You cannot (well at least should not) parachute individuals from the civilian world to become captains or majors in the army because of some diversity or skills shortfall. You train up your own ranks. You fast track and progress those within your service with the basic experiences to the required rank levels. There is already an existing skill base. Troops follow leaders better when they and their leaders have shared experiences. It is a human thing.

Make no mistake about it, the police service (once referred to as a force) is engaged in a war, a war against crime and criminals, simply put bad people. Officers will have to be routinely putting themselves in harm’s way to do their job and protect their community and it will be reassuring for them to know that their supreme commander who urges them on knows how they feel, not because she or he just says so, but because they have been there themselves.

Bobbies will appreciate criticism and harsh words when deserved from a Chief who was once in Indian because she or knows what it is like. The community will hear better and appreciate the proclamations and preaching of a senior police officer who grew up from their streets, however short their time was there, because they know that he knows them.

I began by acknowledging that extraordinary circumstances may require extraordinary measures to address them. So how do we address the problem that the parachuted Superintendents programme seeks to tackle? One of the main problems the parachute scheme, the Direct Entry Superintendent programme seeks to address is that of diversity and underrepresentation.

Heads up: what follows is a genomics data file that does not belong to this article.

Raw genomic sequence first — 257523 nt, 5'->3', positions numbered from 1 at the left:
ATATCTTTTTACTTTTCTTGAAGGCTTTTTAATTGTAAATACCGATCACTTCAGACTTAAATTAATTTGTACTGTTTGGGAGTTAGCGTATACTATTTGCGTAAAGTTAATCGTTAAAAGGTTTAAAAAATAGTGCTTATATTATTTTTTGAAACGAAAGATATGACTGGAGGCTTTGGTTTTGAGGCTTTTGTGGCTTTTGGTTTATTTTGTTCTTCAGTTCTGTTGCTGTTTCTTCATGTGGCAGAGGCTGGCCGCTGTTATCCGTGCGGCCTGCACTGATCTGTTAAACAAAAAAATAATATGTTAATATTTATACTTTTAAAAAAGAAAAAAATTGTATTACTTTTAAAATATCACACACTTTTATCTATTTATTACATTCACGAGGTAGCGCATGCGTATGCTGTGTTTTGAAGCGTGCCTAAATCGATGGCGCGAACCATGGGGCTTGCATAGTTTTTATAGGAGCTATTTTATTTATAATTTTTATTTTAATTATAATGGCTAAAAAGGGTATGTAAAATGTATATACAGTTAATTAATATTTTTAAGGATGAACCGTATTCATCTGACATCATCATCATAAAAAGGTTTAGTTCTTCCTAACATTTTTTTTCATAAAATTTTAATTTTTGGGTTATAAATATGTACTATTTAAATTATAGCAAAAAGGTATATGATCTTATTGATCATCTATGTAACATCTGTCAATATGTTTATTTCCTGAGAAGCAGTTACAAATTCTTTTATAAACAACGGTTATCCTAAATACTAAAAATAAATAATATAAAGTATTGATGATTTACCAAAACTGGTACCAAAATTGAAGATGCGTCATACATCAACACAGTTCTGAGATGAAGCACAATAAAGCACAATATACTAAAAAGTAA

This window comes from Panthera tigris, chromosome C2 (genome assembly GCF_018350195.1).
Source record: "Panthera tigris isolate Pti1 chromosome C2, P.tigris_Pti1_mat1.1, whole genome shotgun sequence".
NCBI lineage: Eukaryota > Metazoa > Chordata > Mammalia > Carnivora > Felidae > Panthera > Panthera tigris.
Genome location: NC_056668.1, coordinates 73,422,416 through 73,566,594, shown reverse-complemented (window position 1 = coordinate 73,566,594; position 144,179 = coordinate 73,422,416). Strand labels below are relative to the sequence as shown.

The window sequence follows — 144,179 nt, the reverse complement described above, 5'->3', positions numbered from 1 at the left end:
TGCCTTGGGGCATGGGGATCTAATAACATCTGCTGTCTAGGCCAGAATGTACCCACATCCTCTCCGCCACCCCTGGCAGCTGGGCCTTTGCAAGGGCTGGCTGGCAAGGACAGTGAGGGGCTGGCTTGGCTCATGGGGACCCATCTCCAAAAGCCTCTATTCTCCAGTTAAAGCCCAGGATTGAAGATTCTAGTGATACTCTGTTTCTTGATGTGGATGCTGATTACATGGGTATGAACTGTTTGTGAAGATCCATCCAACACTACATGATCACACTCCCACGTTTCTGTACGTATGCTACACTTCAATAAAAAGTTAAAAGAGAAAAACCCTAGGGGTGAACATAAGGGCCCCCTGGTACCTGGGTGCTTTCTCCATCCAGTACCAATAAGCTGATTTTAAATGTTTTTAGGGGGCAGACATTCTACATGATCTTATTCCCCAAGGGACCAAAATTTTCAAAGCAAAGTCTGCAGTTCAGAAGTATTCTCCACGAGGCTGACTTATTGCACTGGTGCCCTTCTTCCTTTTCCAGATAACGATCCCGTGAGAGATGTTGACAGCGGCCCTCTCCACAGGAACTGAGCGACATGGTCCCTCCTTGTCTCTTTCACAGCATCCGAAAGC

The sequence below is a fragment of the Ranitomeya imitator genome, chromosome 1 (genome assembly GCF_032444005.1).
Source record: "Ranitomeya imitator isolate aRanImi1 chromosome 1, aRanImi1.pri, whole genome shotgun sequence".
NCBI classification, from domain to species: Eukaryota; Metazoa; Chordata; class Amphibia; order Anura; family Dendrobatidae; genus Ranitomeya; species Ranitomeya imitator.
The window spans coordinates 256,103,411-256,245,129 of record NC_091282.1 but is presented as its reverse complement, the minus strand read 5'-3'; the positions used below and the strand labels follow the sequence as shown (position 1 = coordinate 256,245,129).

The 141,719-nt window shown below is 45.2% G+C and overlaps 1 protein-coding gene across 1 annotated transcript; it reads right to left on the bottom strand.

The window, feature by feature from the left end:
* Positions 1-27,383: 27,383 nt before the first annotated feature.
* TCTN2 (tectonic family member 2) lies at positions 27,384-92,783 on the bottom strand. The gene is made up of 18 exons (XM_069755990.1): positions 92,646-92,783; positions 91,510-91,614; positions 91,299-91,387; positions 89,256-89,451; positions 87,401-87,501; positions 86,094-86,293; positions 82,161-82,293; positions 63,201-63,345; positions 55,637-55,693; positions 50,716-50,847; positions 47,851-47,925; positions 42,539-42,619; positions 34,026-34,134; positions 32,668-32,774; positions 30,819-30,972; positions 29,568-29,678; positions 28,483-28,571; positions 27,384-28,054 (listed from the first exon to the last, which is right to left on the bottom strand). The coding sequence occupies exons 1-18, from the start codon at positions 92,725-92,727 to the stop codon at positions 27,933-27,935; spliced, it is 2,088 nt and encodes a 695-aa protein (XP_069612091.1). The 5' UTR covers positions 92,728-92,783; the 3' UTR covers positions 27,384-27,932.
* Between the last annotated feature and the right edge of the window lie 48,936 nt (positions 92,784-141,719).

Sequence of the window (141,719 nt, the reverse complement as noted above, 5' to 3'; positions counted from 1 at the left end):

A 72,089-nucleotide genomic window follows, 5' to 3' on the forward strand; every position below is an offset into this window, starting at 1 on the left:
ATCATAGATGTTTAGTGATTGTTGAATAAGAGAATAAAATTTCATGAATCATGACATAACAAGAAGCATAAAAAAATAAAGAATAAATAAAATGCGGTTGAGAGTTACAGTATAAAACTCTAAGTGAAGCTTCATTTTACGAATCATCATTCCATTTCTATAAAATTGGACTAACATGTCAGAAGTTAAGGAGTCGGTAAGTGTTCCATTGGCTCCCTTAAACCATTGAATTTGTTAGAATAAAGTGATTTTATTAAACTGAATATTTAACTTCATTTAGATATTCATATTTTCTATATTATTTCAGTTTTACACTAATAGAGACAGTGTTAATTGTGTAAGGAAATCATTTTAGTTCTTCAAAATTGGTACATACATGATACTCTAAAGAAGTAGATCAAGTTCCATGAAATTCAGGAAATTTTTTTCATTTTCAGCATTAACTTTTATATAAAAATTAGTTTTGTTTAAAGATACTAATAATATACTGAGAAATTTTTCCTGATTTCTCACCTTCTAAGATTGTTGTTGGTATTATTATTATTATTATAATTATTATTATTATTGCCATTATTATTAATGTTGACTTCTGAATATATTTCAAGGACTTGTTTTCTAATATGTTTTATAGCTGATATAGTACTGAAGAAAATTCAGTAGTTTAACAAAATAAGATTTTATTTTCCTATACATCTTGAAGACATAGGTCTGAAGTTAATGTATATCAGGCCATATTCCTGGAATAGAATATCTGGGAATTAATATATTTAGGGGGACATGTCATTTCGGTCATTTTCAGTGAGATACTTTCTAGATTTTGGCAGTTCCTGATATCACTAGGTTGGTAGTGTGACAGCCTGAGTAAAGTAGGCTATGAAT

It is already clear that the old measures of Positive Action and publicity campaigns appear alone are not to be working or producing the desired results. It may not have been considered, but it may well be that the police is not the most desirable of careers for many in the target communities for simple reasons of preferences and prospects. This is another point for discussion elsewhere but it is worthy of consideration.

So, in the absence of the Direct Entry Superintendent programme what extraordinary measures can be applied to tackle the problem of diversity and representation at the senior level in police services? What can be done? It is already being done and nothing I say here can be a "Eureka" moment idea. There have been or there are schemes for fast-tracking officers from recruit levels senior ranks.

All those parachuted superintendents could have joined the service as recruits, passed through those ennobling and purifying rituals and rigours of recruit training and beat duties as necessary foundations and they hopped-skipped-jumped through the several ranks to Superintendent. Simple.